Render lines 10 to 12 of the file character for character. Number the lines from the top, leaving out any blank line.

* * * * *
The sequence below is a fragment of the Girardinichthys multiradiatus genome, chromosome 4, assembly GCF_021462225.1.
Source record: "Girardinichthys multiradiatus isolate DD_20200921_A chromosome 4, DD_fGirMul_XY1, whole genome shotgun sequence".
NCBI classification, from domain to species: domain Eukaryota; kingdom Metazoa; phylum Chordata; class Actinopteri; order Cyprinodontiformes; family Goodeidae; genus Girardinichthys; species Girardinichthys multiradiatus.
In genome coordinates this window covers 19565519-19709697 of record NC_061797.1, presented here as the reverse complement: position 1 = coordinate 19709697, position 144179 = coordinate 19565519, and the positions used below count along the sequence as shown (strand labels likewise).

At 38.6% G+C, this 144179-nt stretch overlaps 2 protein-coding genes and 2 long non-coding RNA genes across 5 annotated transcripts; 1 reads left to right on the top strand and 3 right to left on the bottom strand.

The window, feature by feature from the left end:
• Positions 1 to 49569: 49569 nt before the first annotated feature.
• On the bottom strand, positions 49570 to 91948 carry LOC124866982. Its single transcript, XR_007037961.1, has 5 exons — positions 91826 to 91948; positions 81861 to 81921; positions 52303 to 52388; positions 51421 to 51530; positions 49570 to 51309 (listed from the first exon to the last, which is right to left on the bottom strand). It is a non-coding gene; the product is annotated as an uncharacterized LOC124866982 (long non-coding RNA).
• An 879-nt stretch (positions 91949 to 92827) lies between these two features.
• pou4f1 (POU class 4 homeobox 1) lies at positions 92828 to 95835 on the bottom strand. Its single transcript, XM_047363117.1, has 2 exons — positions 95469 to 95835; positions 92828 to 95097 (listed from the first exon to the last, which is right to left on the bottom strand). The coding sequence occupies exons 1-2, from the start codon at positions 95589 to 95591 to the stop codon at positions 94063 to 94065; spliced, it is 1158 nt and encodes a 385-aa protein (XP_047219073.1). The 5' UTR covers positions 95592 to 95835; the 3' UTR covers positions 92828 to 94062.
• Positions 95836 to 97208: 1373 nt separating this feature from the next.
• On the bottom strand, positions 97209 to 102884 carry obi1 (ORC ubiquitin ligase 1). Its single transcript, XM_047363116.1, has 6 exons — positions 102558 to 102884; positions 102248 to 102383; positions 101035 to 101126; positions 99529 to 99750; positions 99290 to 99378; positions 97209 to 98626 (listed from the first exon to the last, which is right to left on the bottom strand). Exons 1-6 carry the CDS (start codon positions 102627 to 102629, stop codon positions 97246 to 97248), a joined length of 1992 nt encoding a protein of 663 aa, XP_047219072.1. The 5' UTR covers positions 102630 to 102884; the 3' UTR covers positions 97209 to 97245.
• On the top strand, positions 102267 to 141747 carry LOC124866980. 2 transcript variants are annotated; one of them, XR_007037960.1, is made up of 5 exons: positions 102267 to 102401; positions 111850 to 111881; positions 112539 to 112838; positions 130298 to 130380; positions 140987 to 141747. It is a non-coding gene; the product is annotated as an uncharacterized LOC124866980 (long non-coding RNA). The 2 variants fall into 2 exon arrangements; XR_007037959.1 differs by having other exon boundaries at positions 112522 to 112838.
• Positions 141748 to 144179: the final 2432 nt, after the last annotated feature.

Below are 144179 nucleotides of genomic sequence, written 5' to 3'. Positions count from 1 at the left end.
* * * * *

• pou4f1 (POU class 4 homeobox 1) lies at positions 92828 to 95835 on the bottom strand. Its single transcript, XM_047363117.1, has 2 exons — positions 95469 to 95835; positions 92828 to 95097 (listed from the first exon to the last, which is right to left on the bottom strand). The coding sequence occupies exons 1-2, from the start codon at positions 95589 to 95591 to the stop codon at positions 94063 to 94065; spliced, it is 1158 nt and encodes a 385-aa protein (XP_047219073.1). The 5' UTR covers positions 95592 to 95835; the 3' UTR covers positions 92828 to 94062.
• Positions 95836 to 97208: 1373 nt separating this feature from the next.
• On the bottom strand, positions 97209 to 102884 carry obi1 (ORC ubiquitin ligase 1). Its single transcript, XM_047363116.1, has 6 exons — positions 102558 to 102884; positions 102248 to 102383; positions 101035 to 101126; positions 99529 to 99750; positions 99290 to 99378; positions 97209 to 98626 (listed from the first exon to the last, which is right to left on the bottom strand). Exons 1-6 carry the CDS (start codon positions 102627 to 102629, stop codon positions 97246 to 97248), a joined length of 1992 nt encoding a protein of 663 aa, XP_047219072.1. The 5' UTR covers positions 102630 to 102884; the 3' UTR covers positions 97209 to 97245.